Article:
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New Material Could Turn Waste Heat to Power

Researchers at Ohio State University have created a new alloy with double the ability of previous materials to turn waste heat from power plants or car engines into electricity. Technology Review reports that the researchers added trace amounts of thallium to lead telluride, changing the material’s electrical properties. The material could potentially convert 10 percent of the energy in heat into electricity.

New ‘Fuel Battery’ Could Increase Energy Storage

A new electrical storage device that is part battery and part chemical fuel cell could pack more energy than the same volume of gasoline, says New Scientist. The device was designed by researchers at the University of Massachusetts, Boston. They say it could overcome the main limitation of batteries planned for electric vehicles – that they can’t pack enough power to give the car the same traveling range as gasoline does.

Republicans Tap Web for Microdonations

The Republican National Committee has come up with a new way to raise funds on the Internet. Working with the Boston-based company FreeCause, they’ve developed a toolbar for the Yahoo browser that lets users donate two or three cents to the committee each time they do an Internet search. The New York Times reports that the money actually comes from advertisers, and will be tracked to make sure no one donor exceeds federal donation limits.

Open Source May Open Doors for Hackers

Companies using open source software are opening themselves up to security risks, according to a study from Fortify Software, a security software firm based in San Mateo, CA. PC World says the problem is that the open source community often fails to adhere to minimal security practices.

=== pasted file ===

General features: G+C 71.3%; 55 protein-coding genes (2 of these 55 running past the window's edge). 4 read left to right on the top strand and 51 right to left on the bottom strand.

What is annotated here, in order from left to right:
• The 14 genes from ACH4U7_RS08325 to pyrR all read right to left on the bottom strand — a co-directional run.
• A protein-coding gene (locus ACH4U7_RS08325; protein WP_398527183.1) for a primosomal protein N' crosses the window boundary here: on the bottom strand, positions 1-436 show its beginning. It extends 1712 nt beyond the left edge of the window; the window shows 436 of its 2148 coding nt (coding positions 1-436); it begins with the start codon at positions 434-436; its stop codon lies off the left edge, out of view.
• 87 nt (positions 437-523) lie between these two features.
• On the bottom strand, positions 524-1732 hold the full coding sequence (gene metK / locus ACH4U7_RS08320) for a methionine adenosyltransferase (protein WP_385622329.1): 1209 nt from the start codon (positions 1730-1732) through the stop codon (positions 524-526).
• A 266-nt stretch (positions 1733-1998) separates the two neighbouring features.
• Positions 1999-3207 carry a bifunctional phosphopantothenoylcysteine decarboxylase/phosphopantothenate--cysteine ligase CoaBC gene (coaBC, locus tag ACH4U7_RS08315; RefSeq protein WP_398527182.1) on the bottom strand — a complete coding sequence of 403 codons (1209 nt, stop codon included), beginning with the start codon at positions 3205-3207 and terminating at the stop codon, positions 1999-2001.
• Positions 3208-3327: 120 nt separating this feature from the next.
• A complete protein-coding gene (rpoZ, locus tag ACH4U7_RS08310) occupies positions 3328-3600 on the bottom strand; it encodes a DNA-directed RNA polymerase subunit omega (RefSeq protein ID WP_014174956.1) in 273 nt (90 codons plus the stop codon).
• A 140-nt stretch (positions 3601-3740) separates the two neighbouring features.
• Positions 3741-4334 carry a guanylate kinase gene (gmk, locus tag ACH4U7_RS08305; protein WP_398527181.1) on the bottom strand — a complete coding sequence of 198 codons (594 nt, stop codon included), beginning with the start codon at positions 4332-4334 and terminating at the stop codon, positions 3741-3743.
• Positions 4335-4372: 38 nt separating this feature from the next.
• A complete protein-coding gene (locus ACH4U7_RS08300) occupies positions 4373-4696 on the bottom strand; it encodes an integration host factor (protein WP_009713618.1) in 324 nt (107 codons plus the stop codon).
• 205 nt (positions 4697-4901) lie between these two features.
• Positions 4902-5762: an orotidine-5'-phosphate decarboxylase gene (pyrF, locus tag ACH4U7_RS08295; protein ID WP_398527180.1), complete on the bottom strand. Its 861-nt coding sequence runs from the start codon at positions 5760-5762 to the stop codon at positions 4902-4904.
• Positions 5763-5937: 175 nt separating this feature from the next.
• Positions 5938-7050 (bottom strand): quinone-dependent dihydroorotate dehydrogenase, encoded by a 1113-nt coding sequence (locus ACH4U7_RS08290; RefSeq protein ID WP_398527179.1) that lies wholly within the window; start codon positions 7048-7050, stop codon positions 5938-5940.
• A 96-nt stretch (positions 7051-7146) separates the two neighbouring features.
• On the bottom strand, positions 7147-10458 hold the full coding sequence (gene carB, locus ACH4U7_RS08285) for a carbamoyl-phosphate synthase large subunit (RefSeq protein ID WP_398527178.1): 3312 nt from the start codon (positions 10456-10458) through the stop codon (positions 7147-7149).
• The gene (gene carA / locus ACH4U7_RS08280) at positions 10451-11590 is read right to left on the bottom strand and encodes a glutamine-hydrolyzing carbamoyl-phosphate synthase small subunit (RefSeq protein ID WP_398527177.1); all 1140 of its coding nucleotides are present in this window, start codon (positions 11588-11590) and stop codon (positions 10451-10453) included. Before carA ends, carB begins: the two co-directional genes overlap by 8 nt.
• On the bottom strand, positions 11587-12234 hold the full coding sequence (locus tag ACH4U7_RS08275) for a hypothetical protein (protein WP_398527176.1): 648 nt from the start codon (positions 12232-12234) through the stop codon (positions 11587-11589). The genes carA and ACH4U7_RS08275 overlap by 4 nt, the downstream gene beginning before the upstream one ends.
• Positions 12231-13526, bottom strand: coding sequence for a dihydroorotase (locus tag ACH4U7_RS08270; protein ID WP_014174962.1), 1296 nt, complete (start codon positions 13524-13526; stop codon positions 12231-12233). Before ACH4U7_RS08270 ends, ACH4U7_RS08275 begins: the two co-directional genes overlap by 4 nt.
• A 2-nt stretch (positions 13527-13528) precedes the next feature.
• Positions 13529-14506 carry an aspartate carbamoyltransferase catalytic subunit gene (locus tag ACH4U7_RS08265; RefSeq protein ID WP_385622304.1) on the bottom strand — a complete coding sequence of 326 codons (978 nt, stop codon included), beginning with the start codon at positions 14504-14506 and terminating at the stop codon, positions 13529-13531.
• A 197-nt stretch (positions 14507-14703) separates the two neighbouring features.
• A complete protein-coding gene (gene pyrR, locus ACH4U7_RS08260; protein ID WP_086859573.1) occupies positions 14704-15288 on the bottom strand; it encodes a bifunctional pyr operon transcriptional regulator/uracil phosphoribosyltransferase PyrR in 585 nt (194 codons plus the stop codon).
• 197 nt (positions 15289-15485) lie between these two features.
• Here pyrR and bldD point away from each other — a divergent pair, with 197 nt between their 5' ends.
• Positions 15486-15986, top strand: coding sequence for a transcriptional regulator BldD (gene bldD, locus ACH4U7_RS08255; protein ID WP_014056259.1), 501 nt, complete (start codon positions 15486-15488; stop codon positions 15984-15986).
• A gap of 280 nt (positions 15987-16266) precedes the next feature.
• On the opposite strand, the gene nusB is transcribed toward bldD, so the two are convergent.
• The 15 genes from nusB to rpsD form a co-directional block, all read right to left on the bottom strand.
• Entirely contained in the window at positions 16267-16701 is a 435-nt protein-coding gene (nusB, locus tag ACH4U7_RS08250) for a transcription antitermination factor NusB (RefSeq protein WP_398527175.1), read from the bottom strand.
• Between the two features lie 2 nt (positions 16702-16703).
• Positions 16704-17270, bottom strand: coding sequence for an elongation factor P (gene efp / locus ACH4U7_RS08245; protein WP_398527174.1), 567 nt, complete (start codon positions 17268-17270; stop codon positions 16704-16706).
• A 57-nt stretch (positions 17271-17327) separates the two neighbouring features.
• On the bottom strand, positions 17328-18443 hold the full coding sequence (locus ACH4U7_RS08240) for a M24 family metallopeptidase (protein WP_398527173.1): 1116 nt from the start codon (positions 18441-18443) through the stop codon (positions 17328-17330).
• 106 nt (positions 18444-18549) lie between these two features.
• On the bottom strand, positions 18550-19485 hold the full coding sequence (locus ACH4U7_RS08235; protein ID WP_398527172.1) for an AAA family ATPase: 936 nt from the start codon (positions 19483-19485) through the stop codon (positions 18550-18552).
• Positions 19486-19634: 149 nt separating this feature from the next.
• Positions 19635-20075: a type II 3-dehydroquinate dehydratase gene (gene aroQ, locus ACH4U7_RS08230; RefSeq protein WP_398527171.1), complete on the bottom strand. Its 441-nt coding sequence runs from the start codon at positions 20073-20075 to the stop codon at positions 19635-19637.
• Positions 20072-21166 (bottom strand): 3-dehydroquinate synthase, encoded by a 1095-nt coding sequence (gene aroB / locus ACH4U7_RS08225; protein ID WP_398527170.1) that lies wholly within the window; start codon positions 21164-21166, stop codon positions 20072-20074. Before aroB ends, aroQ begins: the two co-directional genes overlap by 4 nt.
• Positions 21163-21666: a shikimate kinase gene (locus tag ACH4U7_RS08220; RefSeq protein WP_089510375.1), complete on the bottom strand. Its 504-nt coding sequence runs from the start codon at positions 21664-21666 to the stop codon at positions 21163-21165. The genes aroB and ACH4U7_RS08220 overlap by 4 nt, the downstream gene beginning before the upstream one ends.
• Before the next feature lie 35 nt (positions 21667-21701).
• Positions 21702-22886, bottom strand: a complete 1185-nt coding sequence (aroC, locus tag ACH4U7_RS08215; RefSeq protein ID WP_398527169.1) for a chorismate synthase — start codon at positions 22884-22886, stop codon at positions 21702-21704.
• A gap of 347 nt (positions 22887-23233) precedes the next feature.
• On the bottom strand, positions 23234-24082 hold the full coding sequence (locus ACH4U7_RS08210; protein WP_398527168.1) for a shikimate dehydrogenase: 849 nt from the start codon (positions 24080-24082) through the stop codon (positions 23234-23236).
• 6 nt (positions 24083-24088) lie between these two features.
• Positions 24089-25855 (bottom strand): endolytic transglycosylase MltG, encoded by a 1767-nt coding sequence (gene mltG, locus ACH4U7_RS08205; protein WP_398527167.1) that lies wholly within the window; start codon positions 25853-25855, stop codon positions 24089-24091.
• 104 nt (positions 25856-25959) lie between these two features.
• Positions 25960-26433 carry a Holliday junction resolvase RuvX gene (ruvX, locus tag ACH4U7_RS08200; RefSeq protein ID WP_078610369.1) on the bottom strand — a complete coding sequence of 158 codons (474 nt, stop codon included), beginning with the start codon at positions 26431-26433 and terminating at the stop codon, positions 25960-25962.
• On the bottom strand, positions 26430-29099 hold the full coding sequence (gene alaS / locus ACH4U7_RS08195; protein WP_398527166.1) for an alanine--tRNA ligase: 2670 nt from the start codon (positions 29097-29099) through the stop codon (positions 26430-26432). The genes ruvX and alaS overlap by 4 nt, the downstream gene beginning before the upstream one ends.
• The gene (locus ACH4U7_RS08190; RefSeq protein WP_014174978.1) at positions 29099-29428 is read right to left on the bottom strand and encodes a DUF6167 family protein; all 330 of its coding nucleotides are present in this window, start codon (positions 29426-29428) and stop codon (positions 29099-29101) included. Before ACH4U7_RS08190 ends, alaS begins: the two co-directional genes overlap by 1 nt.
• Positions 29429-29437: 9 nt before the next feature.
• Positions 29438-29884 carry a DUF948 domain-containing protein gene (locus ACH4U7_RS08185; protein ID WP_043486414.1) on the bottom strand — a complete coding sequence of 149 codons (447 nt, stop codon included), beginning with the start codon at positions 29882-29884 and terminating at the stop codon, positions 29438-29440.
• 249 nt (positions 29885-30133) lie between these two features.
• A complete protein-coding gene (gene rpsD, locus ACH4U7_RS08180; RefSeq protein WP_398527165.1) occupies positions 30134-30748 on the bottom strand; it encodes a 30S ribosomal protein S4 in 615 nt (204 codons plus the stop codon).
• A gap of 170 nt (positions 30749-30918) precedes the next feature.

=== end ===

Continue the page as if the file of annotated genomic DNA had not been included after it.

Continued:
Military Seeks Inspiration From High-Tech Companies

In an effort to streamline adoption of useful software applications, the Defense Information Systems Agency is visiting tech companies large and small to find inspiration. The Wall Street Journal reports that traditional big projects working their way through the military bureaucracy would take five years to produce software on four-and-a-half-year-old technology. Chief Information Officer John Garing has been impressed by concepts like social networking at LinkedIn and mashups, and would like to see them adapted for military use.

Government Working on Offshore Regulations

With renewable energy companies coming up with plans for offshore wind farms and tidal-energy projects while oil and natural gas companies hope to increase their drilling, the competition for siting facilities offshore may soon heat up. MarketWatch tells us that efforts to decide who gets to use spaces along the coastline have progressed slowly, but that last week the Department of the Interior released a 460-page proposal for regulations, which could jump-start the process.

Older Biofuels Spend More on Lobbyists

Biofuel companies split into two groups: the first generation, which produces fuel from corn and soy beans, and the next generation, which is developing algae and waste, as well as high-cellulose material such as switchgrass and woodchips, as feedstocks. Earth2Tech cites a report from the non-profit Center for Responsive Politics, which finds that the first-generation companies have spent more on lobbying policymakers. According to the report, first-generation companies spent $7.03 million in 2007 and the first quarter of 2008, while next-gen companies spent $3.08 million.

Electric Cars are Inevitable, Says Conference

The switchover from gas-fueled to electric vehicles is both inevitable and essential, speakers at the recent Plug-In 2008 conference in California say. According to Wired, experts agree that plug-ins and electric vehicles could make up half of all cars sold in America by 2050. Before that, though, there are technological, market, and political challenges to overcome.

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